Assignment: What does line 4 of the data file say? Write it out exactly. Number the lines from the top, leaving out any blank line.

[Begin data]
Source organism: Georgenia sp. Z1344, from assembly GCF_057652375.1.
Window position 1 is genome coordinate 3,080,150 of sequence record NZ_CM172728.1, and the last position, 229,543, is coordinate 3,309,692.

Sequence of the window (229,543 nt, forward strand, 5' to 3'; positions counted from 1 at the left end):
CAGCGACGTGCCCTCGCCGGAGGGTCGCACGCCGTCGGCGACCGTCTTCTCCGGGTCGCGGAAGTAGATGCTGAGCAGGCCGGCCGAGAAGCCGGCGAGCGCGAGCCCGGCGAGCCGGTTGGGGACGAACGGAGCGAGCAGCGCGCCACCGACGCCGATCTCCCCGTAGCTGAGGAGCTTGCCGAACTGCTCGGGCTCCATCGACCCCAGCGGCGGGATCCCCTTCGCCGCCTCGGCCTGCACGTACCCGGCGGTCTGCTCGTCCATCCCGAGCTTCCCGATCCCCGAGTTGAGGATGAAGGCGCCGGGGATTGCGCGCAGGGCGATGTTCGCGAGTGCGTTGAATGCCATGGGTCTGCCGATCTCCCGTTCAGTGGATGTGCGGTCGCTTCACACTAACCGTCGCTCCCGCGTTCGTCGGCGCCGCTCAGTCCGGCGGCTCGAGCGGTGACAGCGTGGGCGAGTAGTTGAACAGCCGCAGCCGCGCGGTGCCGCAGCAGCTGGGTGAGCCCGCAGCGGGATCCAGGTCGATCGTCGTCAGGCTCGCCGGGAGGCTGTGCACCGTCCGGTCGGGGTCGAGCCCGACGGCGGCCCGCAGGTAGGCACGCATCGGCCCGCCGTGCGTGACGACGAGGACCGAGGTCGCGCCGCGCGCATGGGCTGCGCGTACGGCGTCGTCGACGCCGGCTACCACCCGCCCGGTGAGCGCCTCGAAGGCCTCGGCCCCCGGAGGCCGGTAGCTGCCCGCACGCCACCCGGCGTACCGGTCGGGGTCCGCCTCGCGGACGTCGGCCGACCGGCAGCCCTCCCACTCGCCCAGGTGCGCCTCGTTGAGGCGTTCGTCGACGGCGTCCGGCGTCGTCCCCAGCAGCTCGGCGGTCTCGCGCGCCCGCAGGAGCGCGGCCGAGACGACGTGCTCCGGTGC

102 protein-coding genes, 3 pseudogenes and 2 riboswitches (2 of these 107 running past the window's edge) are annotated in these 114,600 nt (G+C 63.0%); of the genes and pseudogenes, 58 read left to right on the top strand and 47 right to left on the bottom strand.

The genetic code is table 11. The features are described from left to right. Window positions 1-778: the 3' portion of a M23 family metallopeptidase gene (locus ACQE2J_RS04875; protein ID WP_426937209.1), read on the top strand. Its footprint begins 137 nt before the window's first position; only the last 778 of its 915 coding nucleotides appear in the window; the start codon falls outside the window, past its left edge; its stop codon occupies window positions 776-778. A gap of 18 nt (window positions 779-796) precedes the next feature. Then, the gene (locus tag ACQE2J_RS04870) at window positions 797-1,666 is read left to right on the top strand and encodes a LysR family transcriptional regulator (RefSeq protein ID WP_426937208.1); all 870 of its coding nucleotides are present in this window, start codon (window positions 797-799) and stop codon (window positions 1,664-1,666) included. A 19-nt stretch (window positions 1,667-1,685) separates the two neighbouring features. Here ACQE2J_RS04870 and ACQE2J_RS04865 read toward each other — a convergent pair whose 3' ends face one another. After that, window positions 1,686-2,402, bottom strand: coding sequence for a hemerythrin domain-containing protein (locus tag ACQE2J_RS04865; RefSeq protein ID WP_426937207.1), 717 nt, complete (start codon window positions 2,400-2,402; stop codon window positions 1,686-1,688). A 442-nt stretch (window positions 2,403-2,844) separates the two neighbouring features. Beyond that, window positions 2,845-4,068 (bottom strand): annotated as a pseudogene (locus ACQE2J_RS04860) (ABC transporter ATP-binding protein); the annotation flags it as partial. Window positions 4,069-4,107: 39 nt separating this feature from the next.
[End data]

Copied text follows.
CAGCGACGTGCCCTCGCCGGAGGGTCGCACGCCGTCGGCGACCGTCTTCTCCGGGTCGCGGAAGTAGATGCTGAGCAGGCCGGCCGAGAAGCCGGCGAGCGCGAGCCCGGCGAGCCGGTTGGGGACGAACGGAGCGAGCAGCGCGCCACCGACGCCGATCTCCCCGTAGCTGAGGAGCTTGCCGAACTGCTCGGGCTCCATCGACCCCAGCGGCGGGATCCCCTTCGCCGCCTCGGCCTGCACGTACCCGGCGGTCTGCTCGTCCATCCCGAGCTTCCCGATCCCCGAGTTGAGGATGAAGGCGCCGGGGATTGCGCGCAGGGCGATGTTCGCGAGTGCGTTGAATGCCATGGGTCTGCCGATCTCCCGTTCAGTGGATGTGCGGTCGCTTCACACTAACCGTCGCTCCCGCGTTCGTCGGCGCCGCTCAGTCCGGCGGCTCGAGCGGTGACAGCGTGGGCGAGTAGTTGAACAGCCGCAGCCGCGCGGTGCCGCAGCAGCTGGGTGAGCCCGCAGCGGGATCCAGGTCGATCGTCGTCAGGCTCGCCGGGAGGCTGTGCACCGTCCGGTCGGGGTCGAGCCCGACGGCGGCCCGCAGGTAGGCACGCATCGGCCCGCCGTGCGTGACGACGAGGACCGAGGTCGCGCCGCGCGCATGGGCTGCGCGTACGGCGTCGTCGACGCCGGCTACCACCCGCCCGGTGAGCGCCTCGAAGGCCTCGGCCCCCGGAGGCCGGTAGCTGCCCGCACGCCACCCGGCGTACCGGTCGGGGTCCGCCTCGCGGACGTCGGCCGACCGGCAGCCCTCCCACTCGCCCAGGTGCGCCTCGTTGAGGCGTTCGTCGACGGCGTCCGGCGTCGTCCCCAGCAGCTCGGCGGTCTCGCGCGCCCGCAGGAGCGCGGCCGAGACGACGTGCTCCGGTGC